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TATLER TALES: Who will replace Geordie Greig as editor of Tatler? Sources say Nicholas Coleridge, managing director of Condé Nast U.K., has been inundated with applications from wannabe editors and has narrowed the list down to seven. He plans to make an announcement within the week.
Greig resigned on Monday to take up the post of editor at London’s Evening Standard newspaper, and will join later this month when its new owner, Russian billionaire and former KGB agent Alexander Lebedev, puts the finishing touches on the deal.
The magazine is in the thick of 300th anniversary preparations, with a big bash and a megaissue planned for the fall. The Tatler offices have been buzzing with names of candidates, which range from the comical — such as the social-climbing Princess Michael of Kent — to rising stars in the British magazine world.
The one name that keeps surfacing is Catherine Ostler, editor of ES Magazine, the celebrity, style and upscale gossip glossy that comes out every Friday with the Evening Standard. Well-respected and self-effacing, she also happens to be married to Albert Read, general manager of Condé Nast’s U.K. office, and a close associate of Coleridge.
Other names include Emily Sheffield, deputy editor of British Vogue and the younger sister of Smythson’s Samantha Cameron (who is married to the leader of the Conservative Party and perhaps the future prime minister, David Cameron). “Her rise at Condé Nast has been meteoric,” said a source of Sheffield. “And her connections would be useful, too.” Sheffield’s mother is the jewelry and furniture entrepreneur Annabel Jones — aka Lady Astor — and her father is Sir Reginald Sheffield.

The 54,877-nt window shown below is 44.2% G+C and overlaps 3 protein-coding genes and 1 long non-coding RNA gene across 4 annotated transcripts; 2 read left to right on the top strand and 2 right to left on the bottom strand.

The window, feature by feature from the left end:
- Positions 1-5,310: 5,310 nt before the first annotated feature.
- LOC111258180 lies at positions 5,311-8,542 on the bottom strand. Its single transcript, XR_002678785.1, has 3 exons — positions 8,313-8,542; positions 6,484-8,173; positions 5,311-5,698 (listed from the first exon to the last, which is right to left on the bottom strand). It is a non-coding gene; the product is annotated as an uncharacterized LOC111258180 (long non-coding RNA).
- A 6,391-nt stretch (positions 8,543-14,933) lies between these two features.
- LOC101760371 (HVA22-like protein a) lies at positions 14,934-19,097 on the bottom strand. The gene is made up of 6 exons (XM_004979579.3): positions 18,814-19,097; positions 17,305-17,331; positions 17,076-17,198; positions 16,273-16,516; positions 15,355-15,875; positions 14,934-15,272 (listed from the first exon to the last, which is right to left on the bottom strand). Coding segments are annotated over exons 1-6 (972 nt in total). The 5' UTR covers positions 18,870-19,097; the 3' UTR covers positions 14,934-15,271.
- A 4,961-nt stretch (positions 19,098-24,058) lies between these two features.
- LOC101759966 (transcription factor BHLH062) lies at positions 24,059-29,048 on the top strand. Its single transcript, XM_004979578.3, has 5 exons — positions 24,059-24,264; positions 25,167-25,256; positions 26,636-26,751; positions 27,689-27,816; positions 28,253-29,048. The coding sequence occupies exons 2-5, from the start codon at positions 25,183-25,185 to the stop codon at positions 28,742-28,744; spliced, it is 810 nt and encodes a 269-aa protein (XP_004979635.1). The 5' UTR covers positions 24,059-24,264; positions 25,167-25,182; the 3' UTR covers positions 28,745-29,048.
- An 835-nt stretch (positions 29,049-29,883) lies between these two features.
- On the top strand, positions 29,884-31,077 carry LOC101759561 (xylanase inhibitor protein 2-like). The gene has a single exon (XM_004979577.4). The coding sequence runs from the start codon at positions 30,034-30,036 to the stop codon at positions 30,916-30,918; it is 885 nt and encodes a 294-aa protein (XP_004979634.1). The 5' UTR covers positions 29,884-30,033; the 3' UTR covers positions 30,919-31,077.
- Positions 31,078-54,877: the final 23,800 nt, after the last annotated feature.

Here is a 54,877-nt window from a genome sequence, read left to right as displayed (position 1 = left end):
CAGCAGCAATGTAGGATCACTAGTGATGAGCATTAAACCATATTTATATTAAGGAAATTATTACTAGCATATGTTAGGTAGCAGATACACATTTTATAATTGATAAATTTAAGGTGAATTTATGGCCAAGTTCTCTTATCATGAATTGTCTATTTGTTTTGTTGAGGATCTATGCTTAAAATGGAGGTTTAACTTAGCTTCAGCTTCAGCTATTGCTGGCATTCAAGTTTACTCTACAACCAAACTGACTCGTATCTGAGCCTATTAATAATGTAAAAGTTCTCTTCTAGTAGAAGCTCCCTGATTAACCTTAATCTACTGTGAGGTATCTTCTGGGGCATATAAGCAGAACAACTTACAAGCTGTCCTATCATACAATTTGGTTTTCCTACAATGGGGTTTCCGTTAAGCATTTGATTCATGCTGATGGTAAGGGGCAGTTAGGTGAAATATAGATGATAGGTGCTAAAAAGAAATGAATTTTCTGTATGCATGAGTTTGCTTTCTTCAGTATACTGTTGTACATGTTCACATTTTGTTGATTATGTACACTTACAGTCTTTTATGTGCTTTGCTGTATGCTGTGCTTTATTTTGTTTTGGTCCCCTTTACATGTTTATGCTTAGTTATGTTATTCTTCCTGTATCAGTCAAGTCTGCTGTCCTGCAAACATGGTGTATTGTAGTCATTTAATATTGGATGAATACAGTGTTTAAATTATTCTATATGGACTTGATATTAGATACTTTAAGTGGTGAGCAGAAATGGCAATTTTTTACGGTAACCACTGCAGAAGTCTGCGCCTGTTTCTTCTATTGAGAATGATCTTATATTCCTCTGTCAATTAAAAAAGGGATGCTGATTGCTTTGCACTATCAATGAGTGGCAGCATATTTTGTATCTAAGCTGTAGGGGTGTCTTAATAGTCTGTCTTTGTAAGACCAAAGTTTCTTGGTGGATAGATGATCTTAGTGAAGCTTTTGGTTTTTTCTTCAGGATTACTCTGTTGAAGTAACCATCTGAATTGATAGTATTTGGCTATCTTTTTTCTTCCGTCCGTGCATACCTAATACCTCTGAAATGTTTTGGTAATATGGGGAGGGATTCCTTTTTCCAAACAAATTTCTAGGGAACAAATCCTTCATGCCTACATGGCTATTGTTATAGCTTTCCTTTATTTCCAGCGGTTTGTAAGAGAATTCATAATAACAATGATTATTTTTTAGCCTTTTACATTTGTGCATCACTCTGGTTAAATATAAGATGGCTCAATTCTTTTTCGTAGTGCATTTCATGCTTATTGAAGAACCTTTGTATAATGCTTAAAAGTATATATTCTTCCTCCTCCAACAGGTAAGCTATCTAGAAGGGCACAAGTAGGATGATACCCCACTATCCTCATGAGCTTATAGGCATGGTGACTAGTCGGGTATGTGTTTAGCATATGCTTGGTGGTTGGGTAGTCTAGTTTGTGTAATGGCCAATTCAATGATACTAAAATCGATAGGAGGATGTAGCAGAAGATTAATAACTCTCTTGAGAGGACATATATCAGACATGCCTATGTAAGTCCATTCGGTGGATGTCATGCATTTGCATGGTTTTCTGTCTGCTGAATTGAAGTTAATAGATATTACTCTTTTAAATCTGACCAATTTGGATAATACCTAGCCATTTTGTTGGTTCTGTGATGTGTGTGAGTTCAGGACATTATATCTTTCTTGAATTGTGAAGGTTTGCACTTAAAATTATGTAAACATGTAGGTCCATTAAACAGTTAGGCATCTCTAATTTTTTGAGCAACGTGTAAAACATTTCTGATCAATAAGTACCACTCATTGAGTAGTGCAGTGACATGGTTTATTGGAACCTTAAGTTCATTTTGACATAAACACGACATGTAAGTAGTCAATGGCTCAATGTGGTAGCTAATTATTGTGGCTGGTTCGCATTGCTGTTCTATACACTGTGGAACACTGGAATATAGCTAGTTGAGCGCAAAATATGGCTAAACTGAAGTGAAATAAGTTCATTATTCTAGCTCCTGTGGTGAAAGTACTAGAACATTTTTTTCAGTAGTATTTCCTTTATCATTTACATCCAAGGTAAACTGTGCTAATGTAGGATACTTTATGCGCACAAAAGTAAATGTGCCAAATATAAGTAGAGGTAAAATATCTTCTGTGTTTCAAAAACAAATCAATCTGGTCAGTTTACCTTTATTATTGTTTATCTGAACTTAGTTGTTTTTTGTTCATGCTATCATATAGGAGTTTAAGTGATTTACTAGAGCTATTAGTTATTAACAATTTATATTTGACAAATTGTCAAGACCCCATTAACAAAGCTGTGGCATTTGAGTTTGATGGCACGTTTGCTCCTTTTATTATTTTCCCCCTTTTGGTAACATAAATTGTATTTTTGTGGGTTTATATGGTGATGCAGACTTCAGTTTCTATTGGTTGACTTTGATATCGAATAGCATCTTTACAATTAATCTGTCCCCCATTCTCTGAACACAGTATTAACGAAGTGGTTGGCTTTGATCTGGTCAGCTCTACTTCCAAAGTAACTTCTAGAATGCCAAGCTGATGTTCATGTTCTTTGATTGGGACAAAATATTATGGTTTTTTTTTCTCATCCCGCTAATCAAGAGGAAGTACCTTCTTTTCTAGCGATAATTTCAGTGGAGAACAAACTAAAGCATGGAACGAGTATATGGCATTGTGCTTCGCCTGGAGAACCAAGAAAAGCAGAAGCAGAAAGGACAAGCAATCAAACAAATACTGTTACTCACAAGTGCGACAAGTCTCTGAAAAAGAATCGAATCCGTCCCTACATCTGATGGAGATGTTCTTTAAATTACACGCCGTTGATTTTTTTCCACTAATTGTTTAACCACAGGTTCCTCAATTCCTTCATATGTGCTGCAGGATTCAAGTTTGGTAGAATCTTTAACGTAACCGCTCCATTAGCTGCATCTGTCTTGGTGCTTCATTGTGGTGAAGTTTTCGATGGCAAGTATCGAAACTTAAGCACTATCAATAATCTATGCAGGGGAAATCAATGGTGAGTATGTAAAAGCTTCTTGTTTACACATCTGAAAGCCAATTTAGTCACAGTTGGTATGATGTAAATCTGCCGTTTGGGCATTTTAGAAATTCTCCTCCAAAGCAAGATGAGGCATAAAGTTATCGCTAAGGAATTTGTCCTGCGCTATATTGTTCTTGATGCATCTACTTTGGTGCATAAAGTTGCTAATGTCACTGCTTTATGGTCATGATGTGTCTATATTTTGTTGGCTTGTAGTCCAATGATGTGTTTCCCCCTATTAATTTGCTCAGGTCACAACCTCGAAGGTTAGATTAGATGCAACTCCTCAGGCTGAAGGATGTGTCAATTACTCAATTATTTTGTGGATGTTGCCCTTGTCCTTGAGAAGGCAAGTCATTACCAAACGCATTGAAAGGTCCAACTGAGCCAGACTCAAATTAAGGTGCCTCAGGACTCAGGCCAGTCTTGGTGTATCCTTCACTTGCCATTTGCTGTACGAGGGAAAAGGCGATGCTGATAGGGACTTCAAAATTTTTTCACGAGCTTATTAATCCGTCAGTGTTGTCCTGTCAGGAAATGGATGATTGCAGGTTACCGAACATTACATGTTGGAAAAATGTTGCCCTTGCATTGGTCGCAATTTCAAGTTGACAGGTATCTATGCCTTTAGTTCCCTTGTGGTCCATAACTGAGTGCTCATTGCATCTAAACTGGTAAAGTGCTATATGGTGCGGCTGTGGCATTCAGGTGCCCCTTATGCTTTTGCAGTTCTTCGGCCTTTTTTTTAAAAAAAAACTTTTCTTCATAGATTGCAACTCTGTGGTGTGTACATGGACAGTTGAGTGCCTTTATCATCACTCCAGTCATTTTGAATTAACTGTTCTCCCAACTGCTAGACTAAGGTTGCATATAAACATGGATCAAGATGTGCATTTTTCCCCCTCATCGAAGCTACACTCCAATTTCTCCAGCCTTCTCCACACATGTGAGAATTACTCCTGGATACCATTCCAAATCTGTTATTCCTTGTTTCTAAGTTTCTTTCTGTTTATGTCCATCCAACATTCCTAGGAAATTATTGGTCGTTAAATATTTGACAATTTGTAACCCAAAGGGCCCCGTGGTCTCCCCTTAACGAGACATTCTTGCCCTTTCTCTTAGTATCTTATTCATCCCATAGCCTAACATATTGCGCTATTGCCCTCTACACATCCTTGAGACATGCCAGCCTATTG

Other possibilities include Vassi Chamberlain, a longtime Tatler staffer and now the magazine’s editor at large; Sarah Bailey, the former editor of British Elle and now deputy editor at Harper’s Bazaar U.K.; William Cash, the founder and editor in chief of Spear’s Wealth Management Survey, not to mention a regular fixture at Annabel’s, and Tiffanie Darke, editor of Sunday Times Style, the weekly supplement to the London Sunday Times.
Meanwhile, over at the loss-making Evening Standard, staffers are quaking about possible layoffs and life under a Russian oligarch’s regime. To thicken the plot, the utterly social Greig has never edited a daily newspaper, and loves being the top writer — he did most of Tatler’s major stories — from politicians to Hollywood actresses.
There are those who believe he’s up to the job, however. “Geordie was punching way below his weight at Tatler, where he had to operate under so many constraints,” said one media insider. “He couldn’t compete with Graydon [Carter] at Vanity Fair, and he couldn’t make Tatler too literary. He’ll use the Evening Standard as a forum to show what he can do — just wait and see.”
Another observer points to Greig’s dealmaking savvy. It was Greig, after all, who first introduced his pal Lebedev to the Evening Standard’s owner, Lord Rothermere. Greig also holds a stake in Lebedev’s new company, Evening Press Ltd., which owns the Standard.
“Say what you want about Geordie, but you sort of have to stand back in awe when you see what he’s just pulled off,” said another media source.